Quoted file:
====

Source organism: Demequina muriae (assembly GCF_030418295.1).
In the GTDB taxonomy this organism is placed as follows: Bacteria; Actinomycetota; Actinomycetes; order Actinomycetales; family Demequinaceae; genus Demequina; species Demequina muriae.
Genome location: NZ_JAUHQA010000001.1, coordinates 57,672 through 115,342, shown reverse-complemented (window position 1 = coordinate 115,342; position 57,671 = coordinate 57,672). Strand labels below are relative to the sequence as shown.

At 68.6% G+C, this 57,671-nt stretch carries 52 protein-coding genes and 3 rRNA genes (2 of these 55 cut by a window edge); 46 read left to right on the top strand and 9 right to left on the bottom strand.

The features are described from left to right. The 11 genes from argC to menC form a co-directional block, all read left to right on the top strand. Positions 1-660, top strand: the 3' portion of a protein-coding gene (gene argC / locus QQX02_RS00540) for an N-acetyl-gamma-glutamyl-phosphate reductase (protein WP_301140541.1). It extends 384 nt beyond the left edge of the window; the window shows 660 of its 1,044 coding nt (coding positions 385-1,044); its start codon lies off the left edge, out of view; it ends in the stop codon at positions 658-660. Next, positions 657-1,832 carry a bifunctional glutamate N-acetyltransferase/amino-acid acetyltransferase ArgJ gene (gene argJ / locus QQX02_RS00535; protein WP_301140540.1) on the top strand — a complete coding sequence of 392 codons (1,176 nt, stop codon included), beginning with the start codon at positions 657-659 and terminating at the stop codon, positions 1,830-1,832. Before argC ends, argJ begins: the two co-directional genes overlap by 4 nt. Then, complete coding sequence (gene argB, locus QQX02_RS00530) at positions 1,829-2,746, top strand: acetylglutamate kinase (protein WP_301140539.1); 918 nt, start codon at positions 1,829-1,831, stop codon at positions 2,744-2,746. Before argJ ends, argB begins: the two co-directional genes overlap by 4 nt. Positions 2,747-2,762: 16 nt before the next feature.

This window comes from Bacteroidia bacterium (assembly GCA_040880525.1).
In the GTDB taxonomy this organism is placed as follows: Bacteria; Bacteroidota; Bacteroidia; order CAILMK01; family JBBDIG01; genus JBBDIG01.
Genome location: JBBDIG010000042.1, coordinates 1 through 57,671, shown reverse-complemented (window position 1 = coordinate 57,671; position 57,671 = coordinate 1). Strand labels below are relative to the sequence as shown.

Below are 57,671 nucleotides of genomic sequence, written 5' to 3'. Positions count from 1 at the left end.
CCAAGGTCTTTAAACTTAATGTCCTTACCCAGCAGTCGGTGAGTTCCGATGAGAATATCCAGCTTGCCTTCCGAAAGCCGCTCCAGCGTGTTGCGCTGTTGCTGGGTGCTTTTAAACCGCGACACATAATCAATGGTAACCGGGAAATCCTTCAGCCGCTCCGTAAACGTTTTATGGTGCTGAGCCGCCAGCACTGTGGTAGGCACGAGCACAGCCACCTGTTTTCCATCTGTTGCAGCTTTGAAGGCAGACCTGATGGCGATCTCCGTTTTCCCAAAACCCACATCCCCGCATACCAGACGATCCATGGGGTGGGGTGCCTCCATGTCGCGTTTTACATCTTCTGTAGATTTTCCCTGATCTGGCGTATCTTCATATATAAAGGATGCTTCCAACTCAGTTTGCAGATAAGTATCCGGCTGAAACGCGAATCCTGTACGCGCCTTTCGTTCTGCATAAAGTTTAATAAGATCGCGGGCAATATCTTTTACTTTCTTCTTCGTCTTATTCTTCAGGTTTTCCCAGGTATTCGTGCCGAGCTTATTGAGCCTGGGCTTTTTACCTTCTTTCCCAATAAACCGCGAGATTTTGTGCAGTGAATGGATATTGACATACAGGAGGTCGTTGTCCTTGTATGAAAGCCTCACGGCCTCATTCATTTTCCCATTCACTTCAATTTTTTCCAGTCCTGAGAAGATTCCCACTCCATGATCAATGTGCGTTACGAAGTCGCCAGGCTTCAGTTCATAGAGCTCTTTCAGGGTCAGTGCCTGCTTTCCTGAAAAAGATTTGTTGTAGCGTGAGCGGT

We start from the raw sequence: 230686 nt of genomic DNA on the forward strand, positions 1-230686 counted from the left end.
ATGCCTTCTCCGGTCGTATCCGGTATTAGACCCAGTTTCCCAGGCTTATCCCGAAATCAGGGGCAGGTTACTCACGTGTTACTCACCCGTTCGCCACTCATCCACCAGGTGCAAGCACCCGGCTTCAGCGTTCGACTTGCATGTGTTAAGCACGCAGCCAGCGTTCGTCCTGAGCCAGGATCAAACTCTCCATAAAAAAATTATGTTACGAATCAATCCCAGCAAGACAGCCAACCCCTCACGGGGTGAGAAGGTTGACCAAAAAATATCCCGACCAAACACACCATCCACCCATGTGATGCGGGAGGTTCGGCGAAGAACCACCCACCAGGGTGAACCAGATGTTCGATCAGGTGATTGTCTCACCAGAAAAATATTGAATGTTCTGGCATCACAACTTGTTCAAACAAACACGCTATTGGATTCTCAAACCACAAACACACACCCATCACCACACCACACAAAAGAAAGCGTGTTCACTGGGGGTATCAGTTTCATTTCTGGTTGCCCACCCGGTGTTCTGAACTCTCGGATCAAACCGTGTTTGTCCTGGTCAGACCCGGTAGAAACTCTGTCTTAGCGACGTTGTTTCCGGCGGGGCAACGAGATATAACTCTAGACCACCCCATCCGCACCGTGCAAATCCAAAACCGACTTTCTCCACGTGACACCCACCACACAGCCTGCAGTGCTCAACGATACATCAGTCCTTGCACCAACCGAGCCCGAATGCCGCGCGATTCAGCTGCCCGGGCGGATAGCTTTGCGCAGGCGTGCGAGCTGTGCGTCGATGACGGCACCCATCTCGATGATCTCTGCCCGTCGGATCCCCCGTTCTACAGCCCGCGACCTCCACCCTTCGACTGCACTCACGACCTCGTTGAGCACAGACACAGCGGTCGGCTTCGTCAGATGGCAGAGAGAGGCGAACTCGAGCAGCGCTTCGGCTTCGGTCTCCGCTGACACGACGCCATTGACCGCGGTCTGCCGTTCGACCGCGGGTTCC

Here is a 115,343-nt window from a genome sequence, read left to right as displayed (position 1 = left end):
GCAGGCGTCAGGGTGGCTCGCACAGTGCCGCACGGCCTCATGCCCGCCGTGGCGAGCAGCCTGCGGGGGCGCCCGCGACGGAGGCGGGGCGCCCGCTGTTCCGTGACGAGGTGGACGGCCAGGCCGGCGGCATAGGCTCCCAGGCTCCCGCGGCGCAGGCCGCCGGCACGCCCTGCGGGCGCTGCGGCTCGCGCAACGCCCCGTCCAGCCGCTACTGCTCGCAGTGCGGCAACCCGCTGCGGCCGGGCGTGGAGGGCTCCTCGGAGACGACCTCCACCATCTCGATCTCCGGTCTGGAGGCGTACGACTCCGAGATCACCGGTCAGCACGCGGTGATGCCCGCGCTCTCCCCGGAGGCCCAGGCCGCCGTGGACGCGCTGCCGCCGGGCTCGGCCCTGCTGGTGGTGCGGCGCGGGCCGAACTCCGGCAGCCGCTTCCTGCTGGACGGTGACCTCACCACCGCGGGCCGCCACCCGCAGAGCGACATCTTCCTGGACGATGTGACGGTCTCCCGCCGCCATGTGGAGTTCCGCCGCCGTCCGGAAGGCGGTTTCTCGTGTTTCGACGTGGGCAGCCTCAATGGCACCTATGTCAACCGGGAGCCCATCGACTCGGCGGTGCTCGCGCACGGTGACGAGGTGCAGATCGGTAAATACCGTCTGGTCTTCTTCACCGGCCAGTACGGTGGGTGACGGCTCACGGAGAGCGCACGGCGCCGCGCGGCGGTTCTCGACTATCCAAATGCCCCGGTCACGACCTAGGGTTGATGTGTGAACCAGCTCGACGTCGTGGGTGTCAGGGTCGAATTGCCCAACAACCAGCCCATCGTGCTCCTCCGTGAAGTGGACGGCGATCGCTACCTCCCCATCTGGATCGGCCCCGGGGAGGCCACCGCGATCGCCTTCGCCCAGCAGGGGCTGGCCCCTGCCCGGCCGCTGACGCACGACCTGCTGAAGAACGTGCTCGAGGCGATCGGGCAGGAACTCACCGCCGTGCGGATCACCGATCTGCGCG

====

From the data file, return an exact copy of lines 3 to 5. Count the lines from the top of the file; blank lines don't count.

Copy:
Genome location: NZ_JAUHQA010000001.1, coordinates 57,672 through 115,342, shown reverse-complemented (window position 1 = coordinate 115,342; position 57,671 = coordinate 57,672). Strand labels below are relative to the sequence as shown.

At 68.6% G+C, this 57,671-nt stretch carries 52 protein-coding genes and 3 rRNA genes (2 of these 55 cut by a window edge); 46 read left to right on the top strand and 9 right to left on the bottom strand.

The features are described from left to right. The 11 genes from argC to menC form a co-directional block, all read left to right on the top strand. Positions 1-660, top strand: the 3' portion of a protein-coding gene (gene argC / locus QQX02_RS00540) for an N-acetyl-gamma-glutamyl-phosphate reductase (protein WP_301140541.1). It extends 384 nt beyond the left edge of the window; the window shows 660 of its 1,044 coding nt (coding positions 385-1,044); its start codon lies off the left edge, out of view; it ends in the stop codon at positions 658-660. Next, positions 657-1,832 carry a bifunctional glutamate N-acetyltransferase/amino-acid acetyltransferase ArgJ gene (gene argJ / locus QQX02_RS00535; protein WP_301140540.1) on the top strand — a complete coding sequence of 392 codons (1,176 nt, stop codon included), beginning with the start codon at positions 657-659 and terminating at the stop codon, positions 1,830-1,832. Before argC ends, argJ begins: the two co-directional genes overlap by 4 nt. Then, complete coding sequence (gene argB, locus QQX02_RS00530) at positions 1,829-2,746, top strand: acetylglutamate kinase (protein WP_301140539.1); 918 nt, start codon at positions 1,829-1,831, stop codon at positions 2,744-2,746. Before argJ ends, argB begins: the two co-directional genes overlap by 4 nt. Positions 2,747-2,762: 16 nt before the next feature.